Discover New Flavors for Your Holiday Traditions

Rachel Ashley

We sat down with Ozoz Sokoh, Nigerian food explorer, culinary anthropologist, food historian, and founder of the blog Kitchen Butterfly, to discuss the history of West African culinary traditions and how they influenced the American dinner table. We also explored how to forge new, more sustainable, more connected traditions this holiday season. Read on for our key takeaways or catch the full conversation on YouTube.


What inspired you to start your blog, Kitchen Butterfly, on the anthropology of food?

I started the blog purely as a space to write recipes and stories about things I was discovering. It was like a journal, but as I progressed, it became something bigger. I wanted to document lesser known Nigerian recipes, for which I couldn’t find many online references or media coverage. I started documenting even the basic common elements of Nigerian cuisine because I wanted my children to know their heritage.


I named the blog Kitchen Butterfly because I had always hated food. I've gone on this metamorphic journey with food and grown to love it.


Can you share a few dishes that are quintessentially American but have connections to West Africa?


Black eyed beans come to mind. In Nigeria, we use black eyed peas for fritters called Akara, a dish similar to falafel. A similar fritter made with rice has its roots in the transatlantic slave trade. Now in the US, you have plain beans cooked and stewed.


Other specific foods like jambalaya and red rice, both eaten in the American South, find their culinary roots in Nigeria.


Why do you think Nigerian food is so misunderstood?


In one word: racism. There are very clear links between the US and the contributions of West Africa. America’s table was made from culinary knowledge and systems that traveled through the transatlantic slave trade over 400 years ago. Foods like rice, black eyed beans, sugar, even palm oil (which I know is vilified across the world), come from West Africa.


West African cuisine is rarely given recognition. For example, people talk about French chefs in such glowing terms, but if you go to a market in Nigeria, you'll find a woman who probably has secondary school education, slicing greens with the technique that rivals a Michelin-starred chef. But she'll never be given the recognition or the accolades that a French chef is given.


Many people view African cuisine as solely meat based, but this isn’t the case. Can you speak to the false narrative people have with regards to West African food?

The media plays a huge role in shaping the narrative of what should be popular and what’s enjoyable. This narrative attacks the essence of the West African culinary history and legacy.


To push back, I help people recognize the regional roots of foods that cross cultures and in the process, I showcase West African recipes. For example, last year I hosted a food summit focused on Nigerian food systems. I invited major stakeholders to begin to build a network to connect people across various segments of the value chain so that together, we could change the narrative.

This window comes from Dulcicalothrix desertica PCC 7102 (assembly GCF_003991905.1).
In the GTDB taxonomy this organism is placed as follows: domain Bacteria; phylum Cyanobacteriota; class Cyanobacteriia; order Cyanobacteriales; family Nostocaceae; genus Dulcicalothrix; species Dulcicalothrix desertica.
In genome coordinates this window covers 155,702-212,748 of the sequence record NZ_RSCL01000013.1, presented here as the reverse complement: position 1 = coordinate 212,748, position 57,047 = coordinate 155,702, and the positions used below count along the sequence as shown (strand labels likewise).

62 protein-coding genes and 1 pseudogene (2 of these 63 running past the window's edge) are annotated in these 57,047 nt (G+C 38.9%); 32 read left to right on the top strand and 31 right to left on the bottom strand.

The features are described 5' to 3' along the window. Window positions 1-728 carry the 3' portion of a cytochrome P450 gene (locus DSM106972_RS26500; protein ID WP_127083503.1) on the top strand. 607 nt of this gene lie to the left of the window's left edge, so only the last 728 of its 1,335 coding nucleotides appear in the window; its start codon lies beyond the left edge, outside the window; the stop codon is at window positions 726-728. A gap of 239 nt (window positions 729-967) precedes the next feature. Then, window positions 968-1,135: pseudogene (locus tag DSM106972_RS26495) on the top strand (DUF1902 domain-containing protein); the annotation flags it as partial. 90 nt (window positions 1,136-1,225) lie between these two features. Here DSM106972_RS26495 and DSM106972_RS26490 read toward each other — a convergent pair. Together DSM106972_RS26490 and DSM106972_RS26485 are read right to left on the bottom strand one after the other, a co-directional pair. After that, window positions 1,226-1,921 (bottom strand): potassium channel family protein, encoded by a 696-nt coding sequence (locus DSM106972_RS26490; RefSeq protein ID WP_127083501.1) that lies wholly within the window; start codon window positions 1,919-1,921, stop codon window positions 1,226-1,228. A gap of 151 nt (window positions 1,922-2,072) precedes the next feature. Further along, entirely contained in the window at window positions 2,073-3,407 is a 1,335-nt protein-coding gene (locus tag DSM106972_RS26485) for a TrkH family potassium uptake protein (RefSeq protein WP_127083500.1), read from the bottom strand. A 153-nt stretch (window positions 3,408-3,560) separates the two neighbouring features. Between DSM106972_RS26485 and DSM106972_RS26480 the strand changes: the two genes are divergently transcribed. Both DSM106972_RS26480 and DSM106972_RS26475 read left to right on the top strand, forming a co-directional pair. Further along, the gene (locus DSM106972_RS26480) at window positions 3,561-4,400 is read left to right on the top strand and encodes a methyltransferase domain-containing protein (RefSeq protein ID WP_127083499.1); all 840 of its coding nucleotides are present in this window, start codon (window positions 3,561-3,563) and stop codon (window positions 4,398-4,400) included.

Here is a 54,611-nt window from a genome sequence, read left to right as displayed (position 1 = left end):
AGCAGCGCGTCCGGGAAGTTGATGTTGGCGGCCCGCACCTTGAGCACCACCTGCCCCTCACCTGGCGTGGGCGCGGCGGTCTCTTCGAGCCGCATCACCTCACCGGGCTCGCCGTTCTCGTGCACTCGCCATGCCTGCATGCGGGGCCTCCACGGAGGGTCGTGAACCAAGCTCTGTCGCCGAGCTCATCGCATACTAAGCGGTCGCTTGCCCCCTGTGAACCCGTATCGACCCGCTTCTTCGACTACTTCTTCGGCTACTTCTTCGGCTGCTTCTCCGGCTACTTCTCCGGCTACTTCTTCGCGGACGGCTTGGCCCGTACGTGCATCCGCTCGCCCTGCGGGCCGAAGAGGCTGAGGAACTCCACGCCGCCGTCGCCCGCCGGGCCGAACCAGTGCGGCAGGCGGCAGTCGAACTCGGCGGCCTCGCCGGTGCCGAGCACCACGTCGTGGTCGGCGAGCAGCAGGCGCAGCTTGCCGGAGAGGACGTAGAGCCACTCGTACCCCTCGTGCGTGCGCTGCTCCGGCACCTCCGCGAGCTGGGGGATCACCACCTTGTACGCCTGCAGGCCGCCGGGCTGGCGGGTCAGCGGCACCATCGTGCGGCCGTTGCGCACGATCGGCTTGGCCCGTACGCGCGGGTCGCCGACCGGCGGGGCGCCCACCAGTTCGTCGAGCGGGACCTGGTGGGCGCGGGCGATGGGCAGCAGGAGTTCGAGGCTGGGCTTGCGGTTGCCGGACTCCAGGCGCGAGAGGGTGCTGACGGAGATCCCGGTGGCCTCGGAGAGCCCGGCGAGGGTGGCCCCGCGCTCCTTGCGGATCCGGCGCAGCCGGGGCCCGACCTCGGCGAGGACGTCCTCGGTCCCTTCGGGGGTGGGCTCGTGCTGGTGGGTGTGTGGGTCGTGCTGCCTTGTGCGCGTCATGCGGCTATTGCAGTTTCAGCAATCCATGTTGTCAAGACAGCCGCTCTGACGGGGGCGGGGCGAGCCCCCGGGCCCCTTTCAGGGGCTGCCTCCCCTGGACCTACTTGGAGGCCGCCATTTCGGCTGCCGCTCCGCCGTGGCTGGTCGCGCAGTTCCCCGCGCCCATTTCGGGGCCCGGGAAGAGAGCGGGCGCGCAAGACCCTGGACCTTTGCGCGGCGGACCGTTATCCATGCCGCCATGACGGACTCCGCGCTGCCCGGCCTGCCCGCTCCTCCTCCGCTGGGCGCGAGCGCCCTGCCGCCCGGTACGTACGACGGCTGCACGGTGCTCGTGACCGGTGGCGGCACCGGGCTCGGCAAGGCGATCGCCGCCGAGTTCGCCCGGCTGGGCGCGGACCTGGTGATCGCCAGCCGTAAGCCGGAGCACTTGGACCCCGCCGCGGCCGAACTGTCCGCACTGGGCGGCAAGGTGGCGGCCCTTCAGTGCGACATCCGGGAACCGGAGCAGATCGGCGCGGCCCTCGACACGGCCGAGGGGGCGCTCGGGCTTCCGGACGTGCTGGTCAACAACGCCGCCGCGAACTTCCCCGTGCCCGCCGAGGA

I didn’t realize how much diversity there was in Nigerian until everyone was in the same space. I learned that we grow coffee and dozens of types of beans. Together, we made plans for change, from the small garden empires in our backyards, we knew we could affect people’s food choices and habits.



What advice do you have for people who want to bring more plants to the holiday table?


Pick up different spices with which you’re less familiar and substitute out the meat in your favorite dish with a vegetable. I like to use mushrooms for recipes that call for meat. For instance, there's a dish in Nigeria called Suya - skewers of beef coated in a peanut spice rub. It’s commonly grilled and sold as a street food in northern Nigeria.


I made Suya with mushrooms a few years ago, and it was so meaty that the first time my son ate it, he thought I had mixed beef in with the mushrooms. He didn't realize it was all mushrooms. Make something you’re comfortable with like a spice blend or a sauce and swap out the main ingredient.


If you don’t want to substitute meat for plants, use different spices on a vegetable based dish you already know. Plant based dishes even out the richer holiday dishes.


It’s also wonderful to try something new with an open mind. There're so many recipes I've been nervous about creating, but fell in love with. Be open!


When planning your holiday meals, keep these high level takeaways in mind to spice up your kitchen and start a sustainable tradition:

  • Choose new spices and add them to vegetarian and vegan dishes.
  • Look for a diversity of ingredients and focus on ingredients you haven’t used before. Diversity on your plate supports biodiversity and your health, not to mention, more color on your plate.
  • Think local about what’s native to your region and incorporate into your meal planning.
  • Think global and look beyond your culture for inspiration from other cuisines, like West African.
  • Make a plan for your leftovers to reduce your waste and discover creative new uses for your old food products, like pickling.


After our conversation, Ozoz shared some of her favorite recipes, we’re happy to pass those recipes along to you!


Nigerian Beef Suya


Suya Spiced Butternut Squash


Plant-based Pesto


Suya Spiced Cauliflower Steaks



Watch the full recording to explore food cultures and traditions.

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